The government’s calculations suggesting that Hungary’s private pension funds had failed to realise gains totalling 700 billion forints (EUR 2.5bn) over the past few years are incorrect, pension fund federation Stability said in a statement on Monday.
Stability responded to remarks by Gabriella Selmeczi, the prime minister’s commissioner, made earlier in the day, and said that she had used “inaccurate figures and drawn mistaken conclusions”.
If payments had been used to buy state bonds for the past 13 years, they would have yielded 700 billion forints by the end of 2010, Selmeczi said. On the other hand, Stability said that that total could only have been realised in an ideal case – if payments had not varied over the years, and if the maturity index of long-term bonds (MAXC) had always gone up. The statement also added that nearly 160,000 private pension fund members had returned to the state system between 1998 and 2010 – another factor which further increases the inaccuracy of Selmeczi’s estimates.
Selmeczi had briefed journalists on the results so far of an investigation into the operation of the private pension funds, and said that if one percent of GDP had not been ploughed into the mandatory private pension funds each year since 1998, Hungary’s public debt would now be 70 percent of GDP rather than 80 percent.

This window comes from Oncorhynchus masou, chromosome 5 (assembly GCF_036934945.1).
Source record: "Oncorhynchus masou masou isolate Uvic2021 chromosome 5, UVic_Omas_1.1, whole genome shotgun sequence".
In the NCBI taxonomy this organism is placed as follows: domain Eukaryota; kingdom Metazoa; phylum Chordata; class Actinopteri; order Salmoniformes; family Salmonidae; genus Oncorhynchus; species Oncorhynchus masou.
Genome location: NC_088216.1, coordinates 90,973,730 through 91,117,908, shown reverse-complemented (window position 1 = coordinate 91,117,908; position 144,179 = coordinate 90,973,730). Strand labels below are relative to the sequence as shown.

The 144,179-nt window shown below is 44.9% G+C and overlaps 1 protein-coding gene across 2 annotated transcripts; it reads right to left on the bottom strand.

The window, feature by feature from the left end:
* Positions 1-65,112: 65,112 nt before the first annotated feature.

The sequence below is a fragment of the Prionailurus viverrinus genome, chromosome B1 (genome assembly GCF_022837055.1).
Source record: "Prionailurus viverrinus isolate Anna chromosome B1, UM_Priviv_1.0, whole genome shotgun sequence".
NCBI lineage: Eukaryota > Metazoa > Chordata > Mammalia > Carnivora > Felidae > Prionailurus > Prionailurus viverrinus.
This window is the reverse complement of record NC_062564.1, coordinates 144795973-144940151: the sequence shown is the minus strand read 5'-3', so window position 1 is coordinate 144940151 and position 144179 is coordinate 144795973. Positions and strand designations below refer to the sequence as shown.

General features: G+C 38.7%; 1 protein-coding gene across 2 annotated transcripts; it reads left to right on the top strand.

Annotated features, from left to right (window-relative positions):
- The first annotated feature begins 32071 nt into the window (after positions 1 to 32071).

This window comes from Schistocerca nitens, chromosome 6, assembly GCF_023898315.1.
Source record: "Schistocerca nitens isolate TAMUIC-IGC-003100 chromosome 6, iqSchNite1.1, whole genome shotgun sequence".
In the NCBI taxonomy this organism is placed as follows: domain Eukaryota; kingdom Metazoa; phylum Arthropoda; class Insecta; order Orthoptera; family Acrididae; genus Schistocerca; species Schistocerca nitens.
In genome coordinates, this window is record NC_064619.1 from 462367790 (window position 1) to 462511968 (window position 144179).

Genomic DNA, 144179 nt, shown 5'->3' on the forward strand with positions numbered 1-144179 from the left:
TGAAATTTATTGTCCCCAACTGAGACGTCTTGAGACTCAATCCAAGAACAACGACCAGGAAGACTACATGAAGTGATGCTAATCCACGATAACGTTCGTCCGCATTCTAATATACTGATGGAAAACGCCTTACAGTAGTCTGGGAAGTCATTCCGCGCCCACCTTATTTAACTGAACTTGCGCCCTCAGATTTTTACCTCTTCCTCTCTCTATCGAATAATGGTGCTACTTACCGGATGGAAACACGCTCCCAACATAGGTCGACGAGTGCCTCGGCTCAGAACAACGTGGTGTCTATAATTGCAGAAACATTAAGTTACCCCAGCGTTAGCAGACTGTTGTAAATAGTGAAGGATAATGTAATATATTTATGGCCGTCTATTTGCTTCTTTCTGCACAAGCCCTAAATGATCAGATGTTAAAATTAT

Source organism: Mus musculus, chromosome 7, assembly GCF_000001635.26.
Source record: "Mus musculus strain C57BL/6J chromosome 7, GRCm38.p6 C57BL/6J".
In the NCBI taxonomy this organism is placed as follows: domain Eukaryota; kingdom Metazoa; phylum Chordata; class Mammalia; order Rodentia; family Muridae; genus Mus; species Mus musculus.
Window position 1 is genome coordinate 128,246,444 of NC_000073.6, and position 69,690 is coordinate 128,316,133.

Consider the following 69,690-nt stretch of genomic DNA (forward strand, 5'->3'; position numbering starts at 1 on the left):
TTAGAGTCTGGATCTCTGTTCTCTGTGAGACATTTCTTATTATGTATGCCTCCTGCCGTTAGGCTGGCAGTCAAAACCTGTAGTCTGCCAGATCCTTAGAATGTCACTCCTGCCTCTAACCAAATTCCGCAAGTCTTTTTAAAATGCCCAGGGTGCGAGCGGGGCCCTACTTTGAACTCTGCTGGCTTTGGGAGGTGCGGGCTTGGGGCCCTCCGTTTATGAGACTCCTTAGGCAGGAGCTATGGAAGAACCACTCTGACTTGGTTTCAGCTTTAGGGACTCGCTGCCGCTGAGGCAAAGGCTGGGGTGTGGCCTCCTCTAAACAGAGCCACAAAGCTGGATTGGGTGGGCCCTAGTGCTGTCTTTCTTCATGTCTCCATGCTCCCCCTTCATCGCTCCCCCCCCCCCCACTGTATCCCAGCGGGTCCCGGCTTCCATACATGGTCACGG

Selmeczi said that 150 billion forints (EUR 546m) had been consumed by operational costs over the past 13 years, a sum she described as a “horrible amount”.
She said had the law on mandatory private pensions not been put on the statute books 13 years ago, the value of the stock of pension assets in Hungary would now be over 700 billion forints (EUR 2.5bn) bigger. Taking into account the operational costs, this figure would be 850 billion (EUR 3bn), she added.
Around 3 million former private pension holders who have returned to the state system are currently receiving payments from pension companies based on profits made on capital invested over the period. The government is examining why former private pension holders are getting a mere fraction of the sums they could have reasonably expected.
The value of private pension assets totalled 3.16 trillion forints (EUR 11.6bn) at the end of March, according to a preliminary government audit outlined by Selmeczi. Had income from membership fees been invested in government bonds, this portfolio should now be worth 3.86 trillion forints (EUR 14.1bn), based on a calculation of average yields over the period, she said.
Selmeczi noted if the public debt had been lower then the cost of servicing the debt would be correspondingly lower too.